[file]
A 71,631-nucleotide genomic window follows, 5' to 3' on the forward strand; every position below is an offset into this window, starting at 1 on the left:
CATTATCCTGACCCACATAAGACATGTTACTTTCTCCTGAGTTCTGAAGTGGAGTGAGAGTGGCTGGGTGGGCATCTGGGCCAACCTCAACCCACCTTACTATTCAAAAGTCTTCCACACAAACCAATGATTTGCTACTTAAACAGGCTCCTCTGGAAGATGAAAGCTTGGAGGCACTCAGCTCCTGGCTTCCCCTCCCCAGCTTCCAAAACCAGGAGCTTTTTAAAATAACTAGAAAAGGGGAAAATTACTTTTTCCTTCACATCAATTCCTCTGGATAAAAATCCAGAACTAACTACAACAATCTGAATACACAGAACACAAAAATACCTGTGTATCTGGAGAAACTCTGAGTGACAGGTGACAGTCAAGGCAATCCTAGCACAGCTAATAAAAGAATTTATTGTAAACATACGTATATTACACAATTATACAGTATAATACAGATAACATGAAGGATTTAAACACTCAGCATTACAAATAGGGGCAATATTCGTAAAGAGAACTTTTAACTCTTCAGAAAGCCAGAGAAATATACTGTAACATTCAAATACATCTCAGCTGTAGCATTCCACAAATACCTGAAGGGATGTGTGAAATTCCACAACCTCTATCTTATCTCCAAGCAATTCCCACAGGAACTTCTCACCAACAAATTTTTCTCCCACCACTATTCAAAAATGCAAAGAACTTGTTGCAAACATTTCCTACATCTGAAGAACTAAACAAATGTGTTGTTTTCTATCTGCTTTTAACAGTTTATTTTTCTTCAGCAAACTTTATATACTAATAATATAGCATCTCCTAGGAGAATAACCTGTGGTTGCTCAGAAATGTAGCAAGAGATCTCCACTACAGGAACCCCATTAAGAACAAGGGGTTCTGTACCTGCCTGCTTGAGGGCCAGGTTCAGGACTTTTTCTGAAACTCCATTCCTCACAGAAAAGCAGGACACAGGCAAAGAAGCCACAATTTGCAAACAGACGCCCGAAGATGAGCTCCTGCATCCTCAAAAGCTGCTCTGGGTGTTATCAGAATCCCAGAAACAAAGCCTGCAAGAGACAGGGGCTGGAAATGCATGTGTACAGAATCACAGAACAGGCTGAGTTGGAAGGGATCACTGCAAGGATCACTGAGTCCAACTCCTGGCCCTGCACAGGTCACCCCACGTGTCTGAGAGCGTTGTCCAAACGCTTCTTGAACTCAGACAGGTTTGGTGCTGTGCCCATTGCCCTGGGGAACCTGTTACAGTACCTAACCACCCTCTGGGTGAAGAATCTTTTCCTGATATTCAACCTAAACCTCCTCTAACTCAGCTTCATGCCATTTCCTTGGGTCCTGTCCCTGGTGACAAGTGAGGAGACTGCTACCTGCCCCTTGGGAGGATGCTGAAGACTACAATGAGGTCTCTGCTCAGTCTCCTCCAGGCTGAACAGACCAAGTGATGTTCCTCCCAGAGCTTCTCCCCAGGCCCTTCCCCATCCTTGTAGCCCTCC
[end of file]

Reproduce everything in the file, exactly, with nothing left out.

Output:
A 71,631-nucleotide genomic window follows, 5' to 3' on the forward strand; every position below is an offset into this window, starting at 1 on the left:
CATTATCCTGACCCACATAAGACATGTTACTTTCTCCTGAGTTCTGAAGTGGAGTGAGAGTGGCTGGGTGGGCATCTGGGCCAACCTCAACCCACCTTACTATTCAAAAGTCTTCCACACAAACCAATGATTTGCTACTTAAACAGGCTCCTCTGGAAGATGAAAGCTTGGAGGCACTCAGCTCCTGGCTTCCCCTCCCCAGCTTCCAAAACCAGGAGCTTTTTAAAATAACTAGAAAAGGGGAAAATTACTTTTTCCTTCACATCAATTCCTCTGGATAAAAATCCAGAACTAACTACAACAATCTGAATACACAGAACACAAAAATACCTGTGTATCTGGAGAAACTCTGAGTGACAGGTGACAGTCAAGGCAATCCTAGCACAGCTAATAAAAGAATTTATTGTAAACATACGTATATTACACAATTATACAGTATAATACAGATAACATGAAGGATTTAAACACTCAGCATTACAAATAGGGGCAATATTCGTAAAGAGAACTTTTAACTCTTCAGAAAGCCAGAGAAATATACTGTAACATTCAAATACATCTCAGCTGTAGCATTCCACAAATACCTGAAGGGATGTGTGAAATTCCACAACCTCTATCTTATCTCCAAGCAATTCCCACAGGAACTTCTCACCAACAAATTTTTCTCCCACCACTATTCAAAAATGCAAAGAACTTGTTGCAAACATTTCCTACATCTGAAGAACTAAACAAATGTGTTGTTTTCTATCTGCTTTTAACAGTTTATTTTTCTTCAGCAAACTTTATATACTAATAATATAGCATCTCCTAGGAGAATAACCTGTGGTTGCTCAGAAATGTAGCAAGAGATCTCCACTACAGGAACCCCATTAAGAACAAGGGGTTCTGTACCTGCCTGCTTGAGGGCCAGGTTCAGGACTTTTTCTGAAACTCCATTCCTCACAGAAAAGCAGGACACAGGCAAAGAAGCCACAATTTGCAAACAGACGCCCGAAGATGAGCTCCTGCATCCTCAAAAGCTGCTCTGGGTGTTATCAGAATCCCAGAAACAAAGCCTGCAAGAGACAGGGGCTGGAAATGCATGTGTACAGAATCACAGAACAGGCTGAGTTGGAAGGGATCACTGCAAGGATCACTGAGTCCAACTCCTGGCCCTGCACAGGTCACCCCACGTGTCTGAGAGCGTTGTCCAAACGCTTCTTGAACTCAGACAGGTTTGGTGCTGTGCCCATTGCCCTGGGGAACCTGTTACAGTACCTAACCACCCTCTGGGTGAAGAATCTTTTCCTGATATTCAACCTAAACCTCCTCTAACTCAGCTTCATGCCATTTCCTTGGGTCCTGTCCCTGGTGACAAGTGAGGAGACTGCTACCTGCCCCTTGGGAGGATGCTGAAGACTACAATGAGGTCTCTGCTCAGTCTCCTCCAGGCTGAACAGACCAAGTGATGTTCCTCCCAGAGCTTCTCCCCAGGCCCTTCCCCATCCTTGTAGCCCTCC